Mérida, 13th January 2014 (Venezuelanalysis.com) – This year the Venezuelan government plans to continue its pace of land expropriations in order to move towards what it terms “agrarian socialism”.
According to the 2014 national budget, the government’s National Land Institute (INTI) aims to expropriate 350,000 hectares of land this year.
This compares with the goals of 350,000 and 397,000 hectares of land to be expropriated in 2012 and 2013 respectively, after the government began to increase the pace of land expropriations in 2011.
It is estimated that in the decade between 2001, when former president Hugo Chavez passed a law promoting land redistribution, and 2011, the INTI expropriated 3.6 million hectares of agricultural land.
With the lands expropriated since then, the total amount of expropriated land since 2001 would currently be over 4 million hectares. Private Venezuelan newspaper El Universal meanwhile claims that since 1998 the Bolivarian government has expropriated more than six million hectares of land.
The expropriations are part of a policy to break up the system of large scale estates called latifundios under which in 1998 just 0.4% of landowners held over 7 million hectares of the 30 million hectares of arable land in Venezuela.
Many of the expropriated lands are transferred to small scale farmers or become collectively owned land managed by cooperatives, community councils or communes.
The government says it wants to construct a model of “agrarian socialism” where the latifundio model is eliminated and agricultural productivity is increased through smaller scale farmers planting a variety of local crops. It hopes this model will lead to food sovereignty, where the country produces 100% of its basic food needs.
“No government that aspires to solve the problem of feeding its people can allow land to be concentrated in so few hands, even less when production is deficient,” said INTI president William Gudiño at an agricultural conference in December.
Venezuelan farmers are also supported with training, equipment and logistics by the government’s Agro Venezuela Mission and nationalised agricultural supplies company Agropatria.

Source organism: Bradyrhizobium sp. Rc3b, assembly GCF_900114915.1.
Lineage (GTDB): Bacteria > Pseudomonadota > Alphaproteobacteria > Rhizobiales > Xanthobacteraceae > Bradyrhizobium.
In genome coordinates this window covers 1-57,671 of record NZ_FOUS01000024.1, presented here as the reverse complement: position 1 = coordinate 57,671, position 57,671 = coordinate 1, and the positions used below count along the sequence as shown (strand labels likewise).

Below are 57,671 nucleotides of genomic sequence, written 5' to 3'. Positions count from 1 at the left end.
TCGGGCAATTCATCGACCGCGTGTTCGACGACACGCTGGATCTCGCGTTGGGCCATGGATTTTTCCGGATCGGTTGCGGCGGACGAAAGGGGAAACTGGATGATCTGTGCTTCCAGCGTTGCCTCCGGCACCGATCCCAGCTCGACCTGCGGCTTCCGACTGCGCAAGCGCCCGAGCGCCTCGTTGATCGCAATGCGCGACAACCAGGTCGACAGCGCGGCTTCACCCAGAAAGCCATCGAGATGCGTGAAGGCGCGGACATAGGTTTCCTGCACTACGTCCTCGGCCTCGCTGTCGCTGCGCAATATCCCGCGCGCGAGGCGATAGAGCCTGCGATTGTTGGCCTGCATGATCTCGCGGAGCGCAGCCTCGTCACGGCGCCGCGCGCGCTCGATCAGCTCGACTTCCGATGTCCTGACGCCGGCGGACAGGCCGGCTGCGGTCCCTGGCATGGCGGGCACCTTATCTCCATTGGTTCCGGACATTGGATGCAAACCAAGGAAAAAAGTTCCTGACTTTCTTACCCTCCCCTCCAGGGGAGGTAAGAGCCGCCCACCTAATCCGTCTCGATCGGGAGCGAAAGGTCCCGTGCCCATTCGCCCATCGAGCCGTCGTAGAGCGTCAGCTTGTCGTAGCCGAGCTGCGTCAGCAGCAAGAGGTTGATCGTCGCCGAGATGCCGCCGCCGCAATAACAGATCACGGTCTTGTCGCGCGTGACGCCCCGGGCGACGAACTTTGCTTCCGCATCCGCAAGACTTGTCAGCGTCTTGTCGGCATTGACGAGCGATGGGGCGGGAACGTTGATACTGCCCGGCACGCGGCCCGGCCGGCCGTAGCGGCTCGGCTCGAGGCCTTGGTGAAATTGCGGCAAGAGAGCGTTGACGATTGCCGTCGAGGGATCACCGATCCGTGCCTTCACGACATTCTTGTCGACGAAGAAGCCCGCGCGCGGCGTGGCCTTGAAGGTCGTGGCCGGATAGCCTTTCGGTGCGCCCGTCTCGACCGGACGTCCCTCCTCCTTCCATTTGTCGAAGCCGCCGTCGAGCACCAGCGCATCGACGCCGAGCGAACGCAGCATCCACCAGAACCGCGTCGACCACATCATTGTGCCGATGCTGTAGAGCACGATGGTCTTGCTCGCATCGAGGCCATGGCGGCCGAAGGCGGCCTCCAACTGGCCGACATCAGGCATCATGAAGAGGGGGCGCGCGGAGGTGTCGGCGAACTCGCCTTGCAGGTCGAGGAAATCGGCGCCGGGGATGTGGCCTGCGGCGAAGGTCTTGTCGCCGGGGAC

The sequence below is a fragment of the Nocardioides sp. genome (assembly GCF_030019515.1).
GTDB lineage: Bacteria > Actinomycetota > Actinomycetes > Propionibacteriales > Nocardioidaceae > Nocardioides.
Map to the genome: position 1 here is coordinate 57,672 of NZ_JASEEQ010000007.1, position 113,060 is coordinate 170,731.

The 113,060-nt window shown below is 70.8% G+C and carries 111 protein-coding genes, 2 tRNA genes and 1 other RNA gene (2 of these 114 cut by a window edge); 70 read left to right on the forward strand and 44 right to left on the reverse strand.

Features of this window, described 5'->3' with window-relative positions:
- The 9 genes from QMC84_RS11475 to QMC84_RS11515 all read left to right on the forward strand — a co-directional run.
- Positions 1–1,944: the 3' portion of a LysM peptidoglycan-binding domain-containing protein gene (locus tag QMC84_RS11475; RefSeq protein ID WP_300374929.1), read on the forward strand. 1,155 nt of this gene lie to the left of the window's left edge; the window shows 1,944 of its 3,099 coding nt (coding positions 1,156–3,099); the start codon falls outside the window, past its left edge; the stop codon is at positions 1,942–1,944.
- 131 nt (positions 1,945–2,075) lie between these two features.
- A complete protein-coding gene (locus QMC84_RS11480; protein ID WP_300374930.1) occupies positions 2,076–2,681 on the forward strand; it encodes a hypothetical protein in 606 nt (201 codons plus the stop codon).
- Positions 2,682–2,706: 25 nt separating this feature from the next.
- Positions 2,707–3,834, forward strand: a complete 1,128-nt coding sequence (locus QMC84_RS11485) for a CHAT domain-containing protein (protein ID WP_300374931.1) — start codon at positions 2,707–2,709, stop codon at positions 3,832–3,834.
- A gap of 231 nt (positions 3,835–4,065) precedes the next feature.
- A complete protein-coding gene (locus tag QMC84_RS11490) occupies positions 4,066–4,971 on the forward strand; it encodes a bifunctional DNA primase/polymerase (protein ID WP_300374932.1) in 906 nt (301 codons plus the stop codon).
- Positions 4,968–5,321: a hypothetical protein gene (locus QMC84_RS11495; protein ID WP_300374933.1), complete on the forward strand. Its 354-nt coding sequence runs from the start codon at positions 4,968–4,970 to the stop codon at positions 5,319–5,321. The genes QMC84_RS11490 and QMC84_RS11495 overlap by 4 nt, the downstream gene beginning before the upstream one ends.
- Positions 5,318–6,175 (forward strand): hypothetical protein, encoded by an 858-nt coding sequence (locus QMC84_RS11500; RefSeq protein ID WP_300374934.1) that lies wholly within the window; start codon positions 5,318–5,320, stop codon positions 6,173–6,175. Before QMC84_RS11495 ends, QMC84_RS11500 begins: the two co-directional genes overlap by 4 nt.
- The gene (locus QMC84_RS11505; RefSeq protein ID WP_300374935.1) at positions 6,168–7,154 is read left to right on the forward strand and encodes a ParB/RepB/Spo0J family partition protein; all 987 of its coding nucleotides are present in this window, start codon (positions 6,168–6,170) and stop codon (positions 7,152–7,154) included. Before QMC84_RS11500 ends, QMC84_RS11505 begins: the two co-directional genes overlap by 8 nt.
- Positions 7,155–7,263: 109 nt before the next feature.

However conflicts have arisen around some land occupations as large landowners have resisted takeovers by local campesinos (rural workers), sometimes claiming that the INTI has not correctly compensated them for lands expropriated.
Certain landowners have also been accused of hiring assassins to murder campesino leaders and prevent land occupations. Rights groups estimate that over 310 campesinos have been killed in such conflicts and argue that due to local judicial impunity these crimes go largely unsolved.
Meanwhile the country’s conservative opposition coalition, the Democratic Unity Roundtable (MUD), claims that expropriated lands are unproductive and the policy is an “enormous failure”.
Nevertheless official statistics show an increase in agricultural output and land under cultivation in recent years.
In 2012 Venezuela produced 100% of national consumption of basic vegetables after showing a sustained increase in both hectares under production and total tonnes produced of tomatoes, peppers, onions and carrots since 2005.
Land occupation in Apure state
The latest land occupation facilitated by the National Land Institute (INTI) is underway in the south-western state of Apure. Last weekend one hundred campesino families peacefully began the occupation of the “Hato El Porvenir” estate, formerly held by a large landowning family which appropriated the area in the 1920s.
Former president Hugo Chavez first promised the land to campesinos organised in local communal councils in December 2011, however it wasn’t until August 2013 that the INTI began the expropriation procedure.
The INTI’s projects team is now working with the campesinos to develop the estate. Initiatives include a genetics centre to improve the quality of cattle herds and the foundation of a local Campesino University.
National campesino congress
Rural movements in Venezuela are also planning for the first National Campesino Congress in May this year.
On Friday 200 rural workers from around the country met in Cojedes state to organise the conference and discuss the role of campesinos in social change.
“It’s about analysing and proposing the role of campesinos in the transformation of society,” said Tatiana Paug, who works for the National Institute of Agricultural Investigation.
Resolutions from the meeting included the need for a united and autonomous campesino organisation, emancipatory education for campesinos, and comprehensive social security for rural workers.
The gathered campesinos sent the resolutions to President Nicolas Maduro, who is set to meet with campesino groups on 1 February.